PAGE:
Sharpeners-Gatco or Sharpmaker?

Mar 21, 2000
Which one works better, any opinions are welcome. The edge-from what I have read might go to the Sharpmaker--what do you think?

Thanks for your input, excuse the pun!
This is not even a fair contest. The Sharpmaker is by far the most simple and quickest way to sharpen any edged tool, PERIOD.

C.O.'s-"It takes balls to work behind the walls "
I have the 204 and a Lansky. I used to love the lansky but, now it collect dust
Cutiger3 has summed up my situation exactly!
The Sharpmaker 204 rules the sharpening roost here. I have a dozen different ways to sharpen knives around here and the 204 gets almost all the business now. If I have heavy duty re-beveling to do, I'll take it out to the belt grinder for hogging off the steel but the finishing work comes back to the 204.
If it's a particularly persnickity and easily burned steel like 440C I'll use the Lansky.

The individualist without strategy who takes opponents lightly will inevitably become the captive of others.
Sun Tzu
I guess you have in mind GATCO EdgeMate Pro Sharpening system?
Hmmm, it is somewhat difficult to say which works better.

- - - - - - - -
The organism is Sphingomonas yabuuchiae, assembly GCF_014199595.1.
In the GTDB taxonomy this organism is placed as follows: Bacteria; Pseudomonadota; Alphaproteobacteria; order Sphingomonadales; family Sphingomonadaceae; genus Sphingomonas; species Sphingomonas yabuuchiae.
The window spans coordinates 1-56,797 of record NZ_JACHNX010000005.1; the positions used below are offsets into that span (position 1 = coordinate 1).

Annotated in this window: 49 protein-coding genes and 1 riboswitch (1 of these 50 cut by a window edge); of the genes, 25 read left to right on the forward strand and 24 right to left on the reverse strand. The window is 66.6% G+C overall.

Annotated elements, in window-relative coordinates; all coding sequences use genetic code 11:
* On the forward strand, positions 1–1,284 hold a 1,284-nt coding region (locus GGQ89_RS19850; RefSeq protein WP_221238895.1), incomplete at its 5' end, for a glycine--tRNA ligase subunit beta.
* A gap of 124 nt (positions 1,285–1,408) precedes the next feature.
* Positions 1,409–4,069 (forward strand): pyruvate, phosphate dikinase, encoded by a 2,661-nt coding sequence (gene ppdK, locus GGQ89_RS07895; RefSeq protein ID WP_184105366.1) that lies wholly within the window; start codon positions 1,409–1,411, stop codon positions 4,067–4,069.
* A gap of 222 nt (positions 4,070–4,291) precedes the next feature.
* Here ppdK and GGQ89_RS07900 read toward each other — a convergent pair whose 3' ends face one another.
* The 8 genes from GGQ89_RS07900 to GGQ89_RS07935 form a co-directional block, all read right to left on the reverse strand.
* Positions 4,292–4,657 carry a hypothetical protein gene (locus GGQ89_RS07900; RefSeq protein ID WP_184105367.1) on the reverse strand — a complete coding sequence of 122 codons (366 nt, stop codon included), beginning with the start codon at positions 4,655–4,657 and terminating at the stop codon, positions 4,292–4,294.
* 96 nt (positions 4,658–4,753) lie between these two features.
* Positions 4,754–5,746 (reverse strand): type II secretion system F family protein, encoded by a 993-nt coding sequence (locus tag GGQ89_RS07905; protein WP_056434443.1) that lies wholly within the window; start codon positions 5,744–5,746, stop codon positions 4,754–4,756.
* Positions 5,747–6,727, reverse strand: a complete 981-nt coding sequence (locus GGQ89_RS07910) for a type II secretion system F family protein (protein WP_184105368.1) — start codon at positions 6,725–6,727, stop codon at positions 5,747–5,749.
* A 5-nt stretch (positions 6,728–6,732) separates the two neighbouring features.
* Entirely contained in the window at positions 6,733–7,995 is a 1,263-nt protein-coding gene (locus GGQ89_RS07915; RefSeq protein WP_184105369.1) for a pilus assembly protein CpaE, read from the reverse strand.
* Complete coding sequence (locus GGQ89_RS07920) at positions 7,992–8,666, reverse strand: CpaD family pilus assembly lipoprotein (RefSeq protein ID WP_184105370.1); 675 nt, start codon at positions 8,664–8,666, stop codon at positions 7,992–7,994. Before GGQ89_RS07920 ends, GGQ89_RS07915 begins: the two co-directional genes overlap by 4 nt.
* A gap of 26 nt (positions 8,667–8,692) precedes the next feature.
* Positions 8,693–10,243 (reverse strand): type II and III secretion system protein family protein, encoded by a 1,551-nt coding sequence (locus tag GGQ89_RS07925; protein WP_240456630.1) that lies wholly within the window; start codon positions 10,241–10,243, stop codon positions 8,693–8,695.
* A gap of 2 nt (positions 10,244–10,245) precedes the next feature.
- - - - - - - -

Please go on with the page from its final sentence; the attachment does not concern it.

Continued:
Both have their advantages and disadvantages one vs. another.

SPYDERCO Sharpmaker:
+ easier to set up;
+ works considerably better on long blades;
+ has awesome users manual in nicely printed brochure and on videotape;
+ can be used as conventional flat benchstone;
+ don't need any lubrication;
- has only two pre-set angles for knife sharpening;
- can waste your knife tip if you will allow it to slide from the rod when used in edge mode;

GATCO EdgeMate Pro:
+ sharpening angle is not depending on your hand, it is pre-set purely mechanically;
+ don't required constant base (like working bench or table), you can work holding the system in your hand;
+ extra coarse grit hone cuts the metal a bit faster;
+ GATCO diamond hones can be used with the same clamp;
+ better to work with convex ground blades, having more pre-set sharpening angles you can imitate convex ground edge with multi-beveled edge;
- it is a bit tricky to "catch up" the same sharpening angle from one sharpening session to another, you might slightly (but very slightly) regrind the edge each session;
- it can be tricky or even impossible to clamp up the daggers and blades with pronounced false edge.

Please don't count these pluses and minuses point-by-point, think about which of them is more important for you. The best way to choose - try to handle one and another at any blade show or store.
Maybe I missed some properties but hope it can help.

Sergiusz Mitin
Lodz, Poland
Thanks for all the replies, sounds like the Sharpmaker will give me the edge I need--or deserve.

To :Sergiusz Mitin

The Ares 730 is just like you said, well balanced and a near perfect fit. Mine was very sharp and opens quickly with just a hint of wrist! Thanks again to Sergiusz and all those who replied!